Moniz: Low crude prices unlikely to change US energy policies

Crude oil prices below $50/bbl could force some producers to reduce capital expenditures if they go on for long, but are not likely to change US energy policies, according to US Sec. of Energy Ernest G. Moniz.

Crude oil prices below $50/bbl could force some producers to reduce capital expenditures if they go on for long, but are not likely to change US energy policies, according to US Sec. of Energy Ernest G. Moniz.

“We will still see increases in our oil production in 2015. It has been tempered, but should reach 9.3 million b/d,” Moniz said during a Jan. 7 discussion at the Woodrow Wilson International Center for Scholars. “If low prices persist for a long time, reductions in capex will appear down the road.”

The Obama administration is trying to put together a comprehensive picture of what low oil prices mean beyond consumers driving more and buying new motor vehicles, Moniz said.

“One of the obvious global issues is whether this can help get Europe’s rather sluggish economy going,” he said. “There also obviously are several countries which depend heavily on oil revenue, some of which are US friends. We are looking at options.”

As the US continues to celebrate its dramatic domestic crude production growth from tight shale formations, it should not lose sight that it still imports 7.5 million b/d, Moniz warned.

“We continue to focus on reducing that dependence in a variety of ways, including vehicle research and alternative fuels, most notably next generation biofuels,” he said. “Costs are not there yet, but they’re coming down fast. We continue to advance electrification of vehicles. The high-level message is that we continue to reduce our import dependence as we produce more oil domestically.”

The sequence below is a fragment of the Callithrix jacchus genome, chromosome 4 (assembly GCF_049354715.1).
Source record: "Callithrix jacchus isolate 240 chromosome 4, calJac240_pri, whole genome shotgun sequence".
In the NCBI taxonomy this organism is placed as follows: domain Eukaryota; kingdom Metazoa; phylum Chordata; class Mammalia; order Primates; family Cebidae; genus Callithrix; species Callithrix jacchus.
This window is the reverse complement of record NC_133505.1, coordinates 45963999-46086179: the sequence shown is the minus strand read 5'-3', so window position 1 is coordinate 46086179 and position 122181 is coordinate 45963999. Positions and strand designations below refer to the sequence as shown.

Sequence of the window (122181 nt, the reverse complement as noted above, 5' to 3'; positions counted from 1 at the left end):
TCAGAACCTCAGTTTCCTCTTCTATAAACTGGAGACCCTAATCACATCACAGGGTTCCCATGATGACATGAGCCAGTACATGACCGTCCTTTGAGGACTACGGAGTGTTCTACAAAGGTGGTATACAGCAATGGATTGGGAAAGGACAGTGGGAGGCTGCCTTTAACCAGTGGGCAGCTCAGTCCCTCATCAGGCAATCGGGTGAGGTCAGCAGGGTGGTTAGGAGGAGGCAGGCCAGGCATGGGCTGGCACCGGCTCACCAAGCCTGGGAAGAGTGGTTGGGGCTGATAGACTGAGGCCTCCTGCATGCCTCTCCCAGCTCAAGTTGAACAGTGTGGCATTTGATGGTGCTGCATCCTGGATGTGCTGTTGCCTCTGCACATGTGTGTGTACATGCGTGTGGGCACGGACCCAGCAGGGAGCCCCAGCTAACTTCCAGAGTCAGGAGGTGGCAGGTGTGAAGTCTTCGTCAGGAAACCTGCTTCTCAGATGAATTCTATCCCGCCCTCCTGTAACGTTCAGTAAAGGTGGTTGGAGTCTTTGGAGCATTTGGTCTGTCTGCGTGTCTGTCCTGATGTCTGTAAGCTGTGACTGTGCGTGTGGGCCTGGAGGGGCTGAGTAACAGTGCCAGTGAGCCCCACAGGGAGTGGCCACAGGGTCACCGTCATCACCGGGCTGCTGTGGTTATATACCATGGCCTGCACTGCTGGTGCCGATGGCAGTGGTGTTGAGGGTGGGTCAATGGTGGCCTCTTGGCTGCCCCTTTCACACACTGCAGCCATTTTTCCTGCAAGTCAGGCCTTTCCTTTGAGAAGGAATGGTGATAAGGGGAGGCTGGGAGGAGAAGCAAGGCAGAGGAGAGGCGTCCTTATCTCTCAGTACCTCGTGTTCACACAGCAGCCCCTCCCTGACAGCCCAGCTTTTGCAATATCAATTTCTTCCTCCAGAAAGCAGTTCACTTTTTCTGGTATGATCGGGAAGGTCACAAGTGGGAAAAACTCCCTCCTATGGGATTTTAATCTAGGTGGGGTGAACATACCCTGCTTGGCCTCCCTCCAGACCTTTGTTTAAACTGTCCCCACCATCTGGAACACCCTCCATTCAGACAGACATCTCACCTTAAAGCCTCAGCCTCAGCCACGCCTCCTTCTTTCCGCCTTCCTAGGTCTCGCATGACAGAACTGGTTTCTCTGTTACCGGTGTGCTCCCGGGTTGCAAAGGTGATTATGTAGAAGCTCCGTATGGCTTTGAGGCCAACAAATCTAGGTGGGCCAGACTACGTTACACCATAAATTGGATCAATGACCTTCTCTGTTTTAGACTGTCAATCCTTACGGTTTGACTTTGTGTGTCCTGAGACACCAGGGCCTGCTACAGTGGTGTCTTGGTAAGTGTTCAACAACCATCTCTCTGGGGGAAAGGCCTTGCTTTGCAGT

Prices tend to rebound

Other speakers agreed. “In 1998, when oil was $10/bbl, the price went back up within a year and a half,” said David L. Goldwyn, president of Goldwyn Global Strategies LLC and a former coordinator for international energy affairs at the US Department of State.

He recommended that the US ensure US producers can participate more fully for a longer time in global markets by reducing LNG and crude export restrictions, and pursuing policies that address climate change as well as energy security.

“Nothing cures low oil prices like oil prices,” observed Edward L. Morse, who heads Global Commodities Research at Citigroup. “Markets left on their own are likely to see increased cyclicality as projects are cancelled.”

Trends which emerged in 2014, such as weaker-than-expected economic growth outside the US, are continuing, he said. Sour crude producers could face a more disruptive market in the coming weeks with significant challenges from US Gulf Coast refiners, Morse suggested. “Markets always balance, but I think the year will be challenging because of the unintended consequences of low oil prices,” he said.

Europe also needs to make certain it pursues long-term goals despite short-term lower crude prices, noted Ana de Palacio, a former Spanish foreign affairs minister and founder of Palacio y Asociados.

She said Europe’s main challenges are to be more realistic and not rely so heavily on renewable energy, to address infrastructure deficiencies, to balance public and private participation, and to develop better national policies.

Contact Nick Snow at nicks@pennwell.com.

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